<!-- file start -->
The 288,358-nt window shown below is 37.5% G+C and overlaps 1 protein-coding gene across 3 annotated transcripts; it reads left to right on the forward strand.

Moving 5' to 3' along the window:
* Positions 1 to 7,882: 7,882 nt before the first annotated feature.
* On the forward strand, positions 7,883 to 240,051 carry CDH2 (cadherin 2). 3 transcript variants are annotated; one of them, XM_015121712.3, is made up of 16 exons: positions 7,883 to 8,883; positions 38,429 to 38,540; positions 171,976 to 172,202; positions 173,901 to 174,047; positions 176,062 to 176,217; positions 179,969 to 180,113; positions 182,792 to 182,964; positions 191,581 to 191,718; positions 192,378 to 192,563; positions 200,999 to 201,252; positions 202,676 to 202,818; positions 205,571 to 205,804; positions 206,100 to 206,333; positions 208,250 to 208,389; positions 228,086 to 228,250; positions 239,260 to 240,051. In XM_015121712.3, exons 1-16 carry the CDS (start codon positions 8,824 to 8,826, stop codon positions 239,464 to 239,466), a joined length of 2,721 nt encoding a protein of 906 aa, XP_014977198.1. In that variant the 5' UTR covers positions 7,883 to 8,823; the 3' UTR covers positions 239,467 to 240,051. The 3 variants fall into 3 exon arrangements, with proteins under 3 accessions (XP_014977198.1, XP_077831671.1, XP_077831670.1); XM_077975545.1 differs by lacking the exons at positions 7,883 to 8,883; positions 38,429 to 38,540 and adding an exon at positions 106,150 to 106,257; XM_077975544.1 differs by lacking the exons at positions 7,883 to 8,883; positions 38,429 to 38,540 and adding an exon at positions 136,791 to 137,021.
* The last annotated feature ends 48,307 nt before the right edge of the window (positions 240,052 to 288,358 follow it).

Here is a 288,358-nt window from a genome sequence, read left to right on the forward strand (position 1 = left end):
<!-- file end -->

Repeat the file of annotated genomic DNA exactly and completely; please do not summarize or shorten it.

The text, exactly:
The 288,358-nt window shown below is 37.5% G+C and overlaps 1 protein-coding gene across 3 annotated transcripts; it reads left to right on the forward strand.

Moving 5' to 3' along the window:
* Positions 1 to 7,882: 7,882 nt before the first annotated feature.
* On the forward strand, positions 7,883 to 240,051 carry CDH2 (cadherin 2). 3 transcript variants are annotated; one of them, XM_015121712.3, is made up of 16 exons: positions 7,883 to 8,883; positions 38,429 to 38,540; positions 171,976 to 172,202; positions 173,901 to 174,047; positions 176,062 to 176,217; positions 179,969 to 180,113; positions 182,792 to 182,964; positions 191,581 to 191,718; positions 192,378 to 192,563; positions 200,999 to 201,252; positions 202,676 to 202,818; positions 205,571 to 205,804; positions 206,100 to 206,333; positions 208,250 to 208,389; positions 228,086 to 228,250; positions 239,260 to 240,051. In XM_015121712.3, exons 1-16 carry the CDS (start codon positions 8,824 to 8,826, stop codon positions 239,464 to 239,466), a joined length of 2,721 nt encoding a protein of 906 aa, XP_014977198.1. In that variant the 5' UTR covers positions 7,883 to 8,823; the 3' UTR covers positions 239,467 to 240,051. The 3 variants fall into 3 exon arrangements, with proteins under 3 accessions (XP_014977198.1, XP_077831671.1, XP_077831670.1); XM_077975545.1 differs by lacking the exons at positions 7,883 to 8,883; positions 38,429 to 38,540 and adding an exon at positions 106,150 to 106,257; XM_077975544.1 differs by lacking the exons at positions 7,883 to 8,883; positions 38,429 to 38,540 and adding an exon at positions 136,791 to 137,021.
* The last annotated feature ends 48,307 nt before the right edge of the window (positions 240,052 to 288,358 follow it).

Here is a 288,358-nt window from a genome sequence, read left to right on the forward strand (position 1 = left end):